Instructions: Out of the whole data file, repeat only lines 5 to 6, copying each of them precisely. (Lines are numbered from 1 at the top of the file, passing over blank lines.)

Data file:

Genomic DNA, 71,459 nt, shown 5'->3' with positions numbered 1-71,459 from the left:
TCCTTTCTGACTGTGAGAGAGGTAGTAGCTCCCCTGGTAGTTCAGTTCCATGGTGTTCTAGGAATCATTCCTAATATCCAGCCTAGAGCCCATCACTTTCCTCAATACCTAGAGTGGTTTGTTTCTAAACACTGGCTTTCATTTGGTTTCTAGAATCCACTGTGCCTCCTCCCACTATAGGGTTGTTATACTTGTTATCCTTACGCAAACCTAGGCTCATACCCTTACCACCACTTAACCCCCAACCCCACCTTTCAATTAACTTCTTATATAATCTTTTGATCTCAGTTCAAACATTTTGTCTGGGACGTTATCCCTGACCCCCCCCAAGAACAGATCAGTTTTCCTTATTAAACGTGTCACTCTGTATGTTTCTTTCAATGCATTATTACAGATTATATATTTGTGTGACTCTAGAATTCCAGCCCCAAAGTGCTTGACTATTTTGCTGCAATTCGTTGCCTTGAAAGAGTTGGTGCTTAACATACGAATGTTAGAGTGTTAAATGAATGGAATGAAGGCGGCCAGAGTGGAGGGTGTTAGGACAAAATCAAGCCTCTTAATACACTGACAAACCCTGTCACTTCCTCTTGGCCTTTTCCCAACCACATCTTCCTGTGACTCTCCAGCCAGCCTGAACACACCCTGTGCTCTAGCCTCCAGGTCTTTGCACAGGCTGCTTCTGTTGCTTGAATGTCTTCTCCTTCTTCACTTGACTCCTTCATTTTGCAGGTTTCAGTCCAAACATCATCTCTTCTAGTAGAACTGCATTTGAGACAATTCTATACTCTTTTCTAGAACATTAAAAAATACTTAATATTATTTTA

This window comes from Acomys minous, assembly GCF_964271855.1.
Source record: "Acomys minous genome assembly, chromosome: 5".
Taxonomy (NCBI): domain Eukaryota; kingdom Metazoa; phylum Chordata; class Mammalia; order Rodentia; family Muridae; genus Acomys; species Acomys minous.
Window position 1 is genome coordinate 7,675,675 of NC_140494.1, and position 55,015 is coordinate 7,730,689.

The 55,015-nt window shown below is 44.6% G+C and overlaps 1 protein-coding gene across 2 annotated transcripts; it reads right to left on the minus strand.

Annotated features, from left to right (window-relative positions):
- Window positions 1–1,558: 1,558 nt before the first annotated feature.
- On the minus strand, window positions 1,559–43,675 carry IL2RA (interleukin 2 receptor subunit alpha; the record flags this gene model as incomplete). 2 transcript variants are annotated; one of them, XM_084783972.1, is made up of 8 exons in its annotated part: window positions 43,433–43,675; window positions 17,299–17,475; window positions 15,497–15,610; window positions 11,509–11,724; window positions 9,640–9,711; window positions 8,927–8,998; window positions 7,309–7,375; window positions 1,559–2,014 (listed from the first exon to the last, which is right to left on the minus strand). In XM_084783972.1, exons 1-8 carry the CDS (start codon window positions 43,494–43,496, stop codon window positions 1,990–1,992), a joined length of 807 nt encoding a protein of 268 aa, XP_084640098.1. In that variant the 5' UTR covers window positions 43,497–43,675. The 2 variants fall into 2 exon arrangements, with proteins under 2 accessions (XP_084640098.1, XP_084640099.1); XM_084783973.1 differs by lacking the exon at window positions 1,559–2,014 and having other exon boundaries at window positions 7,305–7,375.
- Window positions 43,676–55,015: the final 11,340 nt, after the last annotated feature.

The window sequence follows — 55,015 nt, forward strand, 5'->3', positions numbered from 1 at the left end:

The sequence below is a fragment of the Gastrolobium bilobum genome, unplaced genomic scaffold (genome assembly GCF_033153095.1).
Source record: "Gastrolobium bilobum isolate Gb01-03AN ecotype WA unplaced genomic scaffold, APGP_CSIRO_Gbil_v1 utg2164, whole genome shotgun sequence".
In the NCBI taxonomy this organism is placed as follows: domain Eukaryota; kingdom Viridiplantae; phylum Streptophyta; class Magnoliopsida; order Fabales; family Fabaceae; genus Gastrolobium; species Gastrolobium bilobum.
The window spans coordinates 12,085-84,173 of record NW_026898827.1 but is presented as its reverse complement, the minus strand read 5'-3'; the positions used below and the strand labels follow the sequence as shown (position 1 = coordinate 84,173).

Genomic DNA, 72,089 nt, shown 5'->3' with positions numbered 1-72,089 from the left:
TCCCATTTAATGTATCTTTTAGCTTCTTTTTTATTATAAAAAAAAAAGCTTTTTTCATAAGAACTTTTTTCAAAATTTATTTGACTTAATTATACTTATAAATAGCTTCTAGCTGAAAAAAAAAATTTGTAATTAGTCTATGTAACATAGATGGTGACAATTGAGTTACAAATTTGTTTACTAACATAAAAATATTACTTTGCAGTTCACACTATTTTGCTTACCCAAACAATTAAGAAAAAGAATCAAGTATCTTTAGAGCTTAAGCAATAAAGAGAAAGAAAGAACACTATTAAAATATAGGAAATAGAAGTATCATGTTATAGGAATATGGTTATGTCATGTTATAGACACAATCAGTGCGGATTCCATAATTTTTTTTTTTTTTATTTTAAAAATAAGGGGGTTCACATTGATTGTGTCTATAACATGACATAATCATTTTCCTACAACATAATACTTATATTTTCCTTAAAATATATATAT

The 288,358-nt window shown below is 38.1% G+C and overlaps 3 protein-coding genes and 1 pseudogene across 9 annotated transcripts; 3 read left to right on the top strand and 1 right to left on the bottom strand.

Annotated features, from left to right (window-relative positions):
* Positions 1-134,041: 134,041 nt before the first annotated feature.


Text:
Taxonomy (NCBI): domain Eukaryota; kingdom Metazoa; phylum Chordata; class Mammalia; order Rodentia; family Muridae; genus Acomys; species Acomys minous.
Window position 1 is genome coordinate 7,675,675 of NC_140494.1, and position 55,015 is coordinate 7,730,689.